F.A.A. May Permit Expanded In-Flight Use of Popular Electronics

The F.A.A. may be clearing for takeoff a number of popular consumer electronics devices for expanded in-flight use over the coming year, the New York Times reported Sunday.

According to sources close to the Federal Aviation Administration, the agency hopes to relax the rules for ereaders and tablet devices during takeoff and landing.

The change, however, would not include cellphones.

One member of the group and an official of the F.A.A., both of whom asked for anonymity because they were not allowed to speak publicly about internal discussions, said the agency was under tremendous pressure to let people use reading devices on planes, or to provide solid scientific evidence why they cannot.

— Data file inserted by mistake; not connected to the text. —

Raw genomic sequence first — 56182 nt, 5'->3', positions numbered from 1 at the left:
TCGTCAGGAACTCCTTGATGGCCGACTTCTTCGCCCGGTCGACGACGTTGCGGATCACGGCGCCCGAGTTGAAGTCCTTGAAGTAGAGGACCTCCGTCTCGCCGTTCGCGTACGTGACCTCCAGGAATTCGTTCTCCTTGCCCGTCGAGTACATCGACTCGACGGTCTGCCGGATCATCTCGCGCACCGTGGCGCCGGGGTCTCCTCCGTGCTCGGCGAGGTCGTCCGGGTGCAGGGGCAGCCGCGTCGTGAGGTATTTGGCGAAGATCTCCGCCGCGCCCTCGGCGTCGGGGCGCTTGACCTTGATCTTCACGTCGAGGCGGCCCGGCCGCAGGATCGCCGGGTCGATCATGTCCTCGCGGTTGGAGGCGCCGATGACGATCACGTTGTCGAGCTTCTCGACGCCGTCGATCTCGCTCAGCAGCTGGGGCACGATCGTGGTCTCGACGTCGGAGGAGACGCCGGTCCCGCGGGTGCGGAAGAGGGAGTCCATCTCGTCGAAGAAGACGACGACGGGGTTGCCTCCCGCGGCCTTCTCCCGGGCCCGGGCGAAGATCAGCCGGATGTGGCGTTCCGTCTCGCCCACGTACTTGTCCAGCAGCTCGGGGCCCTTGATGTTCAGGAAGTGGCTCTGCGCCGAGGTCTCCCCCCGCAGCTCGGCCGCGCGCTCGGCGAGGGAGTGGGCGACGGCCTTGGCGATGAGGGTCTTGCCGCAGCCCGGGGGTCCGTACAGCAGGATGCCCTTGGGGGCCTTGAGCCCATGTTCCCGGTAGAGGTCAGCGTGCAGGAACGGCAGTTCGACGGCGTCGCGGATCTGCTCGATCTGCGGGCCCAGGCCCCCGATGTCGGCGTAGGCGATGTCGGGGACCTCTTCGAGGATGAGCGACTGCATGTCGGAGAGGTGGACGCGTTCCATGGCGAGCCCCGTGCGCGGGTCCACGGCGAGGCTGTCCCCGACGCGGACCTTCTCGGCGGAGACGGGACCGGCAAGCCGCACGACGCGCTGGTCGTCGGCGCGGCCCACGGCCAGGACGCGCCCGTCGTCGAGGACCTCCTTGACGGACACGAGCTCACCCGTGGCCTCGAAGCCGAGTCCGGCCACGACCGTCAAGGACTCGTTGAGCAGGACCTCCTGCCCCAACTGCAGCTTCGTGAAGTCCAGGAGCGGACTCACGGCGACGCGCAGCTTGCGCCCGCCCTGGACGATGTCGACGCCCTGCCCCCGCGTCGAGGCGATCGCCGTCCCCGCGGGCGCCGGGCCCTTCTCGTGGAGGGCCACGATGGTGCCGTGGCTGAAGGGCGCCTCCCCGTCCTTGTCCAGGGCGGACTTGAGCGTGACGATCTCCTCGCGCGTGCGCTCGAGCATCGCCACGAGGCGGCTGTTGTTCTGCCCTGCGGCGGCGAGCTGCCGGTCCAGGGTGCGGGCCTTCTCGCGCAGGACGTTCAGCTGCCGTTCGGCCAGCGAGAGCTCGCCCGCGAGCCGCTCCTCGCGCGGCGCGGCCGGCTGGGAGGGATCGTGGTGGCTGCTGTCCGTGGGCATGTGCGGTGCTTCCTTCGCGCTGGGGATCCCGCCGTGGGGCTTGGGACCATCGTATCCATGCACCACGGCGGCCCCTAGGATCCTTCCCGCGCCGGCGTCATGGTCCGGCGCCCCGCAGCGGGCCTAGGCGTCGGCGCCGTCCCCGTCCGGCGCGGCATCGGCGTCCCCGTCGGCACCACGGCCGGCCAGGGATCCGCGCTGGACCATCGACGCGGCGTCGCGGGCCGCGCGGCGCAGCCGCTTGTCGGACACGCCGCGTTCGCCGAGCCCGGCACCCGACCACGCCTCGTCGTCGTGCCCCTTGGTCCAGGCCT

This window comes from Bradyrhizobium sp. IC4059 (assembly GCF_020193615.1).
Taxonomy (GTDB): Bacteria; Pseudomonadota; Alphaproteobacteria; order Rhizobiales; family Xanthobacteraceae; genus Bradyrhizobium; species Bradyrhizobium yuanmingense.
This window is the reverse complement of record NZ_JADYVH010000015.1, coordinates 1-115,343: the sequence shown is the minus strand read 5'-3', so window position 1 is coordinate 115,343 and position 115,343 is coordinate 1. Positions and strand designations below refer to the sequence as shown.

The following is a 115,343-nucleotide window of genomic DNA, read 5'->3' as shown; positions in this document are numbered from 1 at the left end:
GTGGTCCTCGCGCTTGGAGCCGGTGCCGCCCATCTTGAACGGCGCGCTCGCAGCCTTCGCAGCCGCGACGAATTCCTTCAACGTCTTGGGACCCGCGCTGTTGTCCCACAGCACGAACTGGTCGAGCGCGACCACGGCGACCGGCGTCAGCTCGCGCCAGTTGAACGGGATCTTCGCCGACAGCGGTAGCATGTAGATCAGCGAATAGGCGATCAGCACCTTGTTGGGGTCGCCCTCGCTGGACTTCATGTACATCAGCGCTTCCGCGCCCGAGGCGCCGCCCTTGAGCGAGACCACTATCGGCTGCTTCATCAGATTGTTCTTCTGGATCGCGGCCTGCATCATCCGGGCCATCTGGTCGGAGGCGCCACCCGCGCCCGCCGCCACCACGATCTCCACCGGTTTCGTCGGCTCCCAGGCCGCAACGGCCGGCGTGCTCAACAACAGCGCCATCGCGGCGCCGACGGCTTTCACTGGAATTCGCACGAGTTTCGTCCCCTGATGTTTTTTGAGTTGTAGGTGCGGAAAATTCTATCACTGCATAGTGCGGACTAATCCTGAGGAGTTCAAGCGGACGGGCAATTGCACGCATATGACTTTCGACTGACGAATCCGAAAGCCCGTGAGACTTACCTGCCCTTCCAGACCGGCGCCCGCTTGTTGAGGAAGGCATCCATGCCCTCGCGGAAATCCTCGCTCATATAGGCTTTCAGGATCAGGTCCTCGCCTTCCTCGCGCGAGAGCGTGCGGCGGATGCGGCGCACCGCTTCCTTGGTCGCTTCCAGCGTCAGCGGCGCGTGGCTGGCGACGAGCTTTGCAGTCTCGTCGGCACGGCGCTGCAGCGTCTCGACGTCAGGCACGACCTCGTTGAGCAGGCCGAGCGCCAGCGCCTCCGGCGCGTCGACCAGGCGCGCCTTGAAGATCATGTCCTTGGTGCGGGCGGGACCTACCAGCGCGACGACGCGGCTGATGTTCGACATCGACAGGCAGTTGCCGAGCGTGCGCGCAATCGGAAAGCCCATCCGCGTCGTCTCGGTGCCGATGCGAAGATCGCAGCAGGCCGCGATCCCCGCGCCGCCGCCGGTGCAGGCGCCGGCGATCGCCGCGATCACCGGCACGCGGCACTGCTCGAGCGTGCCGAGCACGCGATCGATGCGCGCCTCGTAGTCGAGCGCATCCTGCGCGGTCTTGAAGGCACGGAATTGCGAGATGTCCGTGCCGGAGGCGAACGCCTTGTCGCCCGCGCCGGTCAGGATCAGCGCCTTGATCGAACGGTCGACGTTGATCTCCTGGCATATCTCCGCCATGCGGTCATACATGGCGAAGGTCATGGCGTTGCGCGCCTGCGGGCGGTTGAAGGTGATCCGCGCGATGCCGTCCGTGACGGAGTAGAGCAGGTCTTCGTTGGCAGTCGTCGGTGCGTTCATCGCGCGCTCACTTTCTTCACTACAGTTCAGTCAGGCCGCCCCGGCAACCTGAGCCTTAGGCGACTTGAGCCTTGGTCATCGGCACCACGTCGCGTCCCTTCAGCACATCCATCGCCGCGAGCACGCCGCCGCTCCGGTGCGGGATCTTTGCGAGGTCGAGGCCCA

For now, the F.A.A. is not offering comment on the matter.

Senator Claire McCaskill plans to “hold the agency accountable” by introducing legislation related to this issue.

“So it’s O.K. to have iPads in the cockpit; it’s O.K. for flight attendants — and they are not in a panic — yet it’s not O.K. for the traveling public,” McCaskill said. “A flying copy of ‘War and Peace’ is more dangerous than a Kindle.”